SoundExchange: http://www.soundexchange.com

 

Where To Register Your Copyrights

United States Copyright Office, Library of Congress: http://www.copyright.gov/

 

Where To Get More Information

ArtistHouse Music: http://www.artistshousemusic.org/

Future Of Music: http://futureofmusic.org/

Other TuneCore Music Industry Survival Guides: http://www.tunecore.com/guides

 

Find Us Online

TuneCore’s Twitter account: http://twitter.com/tunecore

TuneCore on Facebook: http://www.facebook.com/TuneCore

TuneCore's YouTube Channel: http://www.youtube.com/tunecore

 

–Peter & Jeff

 

Reach us at:

peter@tunecore.com

 

 

  • http://profile.typepad.com/wingytunes Wingy_Tunes

    I’m glad to read this, I have noticed a lot of bad words and posts on twitter, and read blogs, about Tunecore running away with money.
    I rarely fall for those things but after a while I was looking around to see if it was the truth or not.
    I am glad to see a post about this and you guys explaining freud in these businesses.
    Also I was glad to have found out about the recent happenings, that the poster and all the bad mouthing about Tunecore was of artists who misunderstood facts of copyright.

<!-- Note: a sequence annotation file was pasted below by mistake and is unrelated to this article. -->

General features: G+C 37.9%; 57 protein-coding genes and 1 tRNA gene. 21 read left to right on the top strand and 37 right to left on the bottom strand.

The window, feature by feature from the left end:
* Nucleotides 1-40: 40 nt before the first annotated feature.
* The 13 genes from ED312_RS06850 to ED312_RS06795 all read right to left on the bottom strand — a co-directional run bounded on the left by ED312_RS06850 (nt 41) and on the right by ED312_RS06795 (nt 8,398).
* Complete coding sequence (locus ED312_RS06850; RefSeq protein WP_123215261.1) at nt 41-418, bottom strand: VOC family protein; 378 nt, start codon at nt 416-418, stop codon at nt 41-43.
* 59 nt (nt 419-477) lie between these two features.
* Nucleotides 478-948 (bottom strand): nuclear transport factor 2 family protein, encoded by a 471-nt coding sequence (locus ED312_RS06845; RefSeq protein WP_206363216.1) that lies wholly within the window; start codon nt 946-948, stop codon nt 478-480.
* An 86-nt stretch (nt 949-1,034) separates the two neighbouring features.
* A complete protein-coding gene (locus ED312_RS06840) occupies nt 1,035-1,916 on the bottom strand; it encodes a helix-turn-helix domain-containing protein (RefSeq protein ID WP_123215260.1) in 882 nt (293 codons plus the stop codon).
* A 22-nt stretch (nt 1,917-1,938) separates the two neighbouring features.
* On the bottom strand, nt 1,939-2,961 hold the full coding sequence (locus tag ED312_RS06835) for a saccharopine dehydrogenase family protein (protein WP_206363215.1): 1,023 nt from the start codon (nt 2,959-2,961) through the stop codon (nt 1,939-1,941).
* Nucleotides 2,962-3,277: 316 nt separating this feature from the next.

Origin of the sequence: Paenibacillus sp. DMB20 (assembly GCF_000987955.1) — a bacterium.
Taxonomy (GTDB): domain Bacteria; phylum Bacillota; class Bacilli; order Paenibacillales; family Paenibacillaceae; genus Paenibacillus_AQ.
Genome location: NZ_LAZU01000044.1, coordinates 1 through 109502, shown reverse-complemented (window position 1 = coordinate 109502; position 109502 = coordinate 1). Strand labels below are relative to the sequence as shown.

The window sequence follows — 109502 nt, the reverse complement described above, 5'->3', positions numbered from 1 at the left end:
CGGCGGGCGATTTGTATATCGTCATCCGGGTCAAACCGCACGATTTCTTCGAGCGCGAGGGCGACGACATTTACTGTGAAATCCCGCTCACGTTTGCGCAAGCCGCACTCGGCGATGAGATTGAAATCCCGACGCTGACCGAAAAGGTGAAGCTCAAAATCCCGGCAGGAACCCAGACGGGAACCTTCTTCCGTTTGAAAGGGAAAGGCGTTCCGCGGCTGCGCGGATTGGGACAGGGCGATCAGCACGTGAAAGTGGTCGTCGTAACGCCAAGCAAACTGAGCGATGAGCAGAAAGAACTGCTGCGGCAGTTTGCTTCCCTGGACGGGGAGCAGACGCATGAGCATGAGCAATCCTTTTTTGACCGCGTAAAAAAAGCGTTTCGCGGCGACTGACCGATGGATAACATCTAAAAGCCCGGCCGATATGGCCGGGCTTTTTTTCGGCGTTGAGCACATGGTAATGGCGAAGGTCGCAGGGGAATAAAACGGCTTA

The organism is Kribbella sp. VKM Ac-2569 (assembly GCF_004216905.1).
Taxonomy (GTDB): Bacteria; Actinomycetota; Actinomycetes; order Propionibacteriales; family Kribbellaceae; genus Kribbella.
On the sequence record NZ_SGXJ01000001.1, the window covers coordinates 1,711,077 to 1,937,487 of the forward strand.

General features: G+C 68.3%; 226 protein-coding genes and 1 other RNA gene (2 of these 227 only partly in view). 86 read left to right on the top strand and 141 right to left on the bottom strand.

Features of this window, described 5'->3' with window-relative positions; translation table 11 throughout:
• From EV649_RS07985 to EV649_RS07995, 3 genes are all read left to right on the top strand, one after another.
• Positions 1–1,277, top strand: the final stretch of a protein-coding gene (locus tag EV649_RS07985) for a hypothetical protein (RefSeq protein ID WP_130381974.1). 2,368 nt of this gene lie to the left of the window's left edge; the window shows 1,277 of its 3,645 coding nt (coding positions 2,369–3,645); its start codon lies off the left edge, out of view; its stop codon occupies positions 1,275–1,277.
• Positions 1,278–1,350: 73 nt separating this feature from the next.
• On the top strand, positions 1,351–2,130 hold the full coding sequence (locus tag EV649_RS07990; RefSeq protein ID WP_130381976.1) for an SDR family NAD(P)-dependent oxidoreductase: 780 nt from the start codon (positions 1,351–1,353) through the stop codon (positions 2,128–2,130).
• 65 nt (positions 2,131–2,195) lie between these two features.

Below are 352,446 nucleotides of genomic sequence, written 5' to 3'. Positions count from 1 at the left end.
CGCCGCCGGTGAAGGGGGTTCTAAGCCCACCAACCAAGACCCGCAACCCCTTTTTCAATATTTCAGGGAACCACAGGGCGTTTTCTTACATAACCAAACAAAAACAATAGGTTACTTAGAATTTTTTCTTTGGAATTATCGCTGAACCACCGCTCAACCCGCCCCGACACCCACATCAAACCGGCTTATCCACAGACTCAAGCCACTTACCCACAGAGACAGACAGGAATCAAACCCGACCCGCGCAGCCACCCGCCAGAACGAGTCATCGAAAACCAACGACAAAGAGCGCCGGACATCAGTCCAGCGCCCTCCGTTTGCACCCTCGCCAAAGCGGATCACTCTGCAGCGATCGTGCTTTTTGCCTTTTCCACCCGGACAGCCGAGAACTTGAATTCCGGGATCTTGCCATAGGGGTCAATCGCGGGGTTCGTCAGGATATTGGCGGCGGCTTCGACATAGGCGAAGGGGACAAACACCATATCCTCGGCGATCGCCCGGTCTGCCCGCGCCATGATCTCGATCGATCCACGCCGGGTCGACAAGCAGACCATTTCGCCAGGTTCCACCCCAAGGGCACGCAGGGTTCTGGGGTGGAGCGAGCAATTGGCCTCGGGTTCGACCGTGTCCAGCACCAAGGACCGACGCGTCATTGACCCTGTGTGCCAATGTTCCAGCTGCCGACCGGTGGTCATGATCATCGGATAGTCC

I really hope things get sorted properly, and I am grateful to be a tunecore costumer.
    Us artists would be nowhere with companies as you! Keep up the good work.
    Wingy ~

  • http://profile.typepad.com/tunecore TuneCore

    Thanks, Wingy. Misunderstanding copyright is a problem, because some one winds up paying the price for theft, and far too often it’s the artist. If it’s done by mistake, okay, it’s hardly great news, but anything is fixable.
    But some people would rather lash out blindly than realize what they’ve done. And some, who know they’ve done wrong, lash out when caught. Either way, we’re here to protect the artists. It’s only natural–artists are our customers, why shouldn’t we help? Heck, just about everyone who works at TuneCore is a musician, we’ve all been there.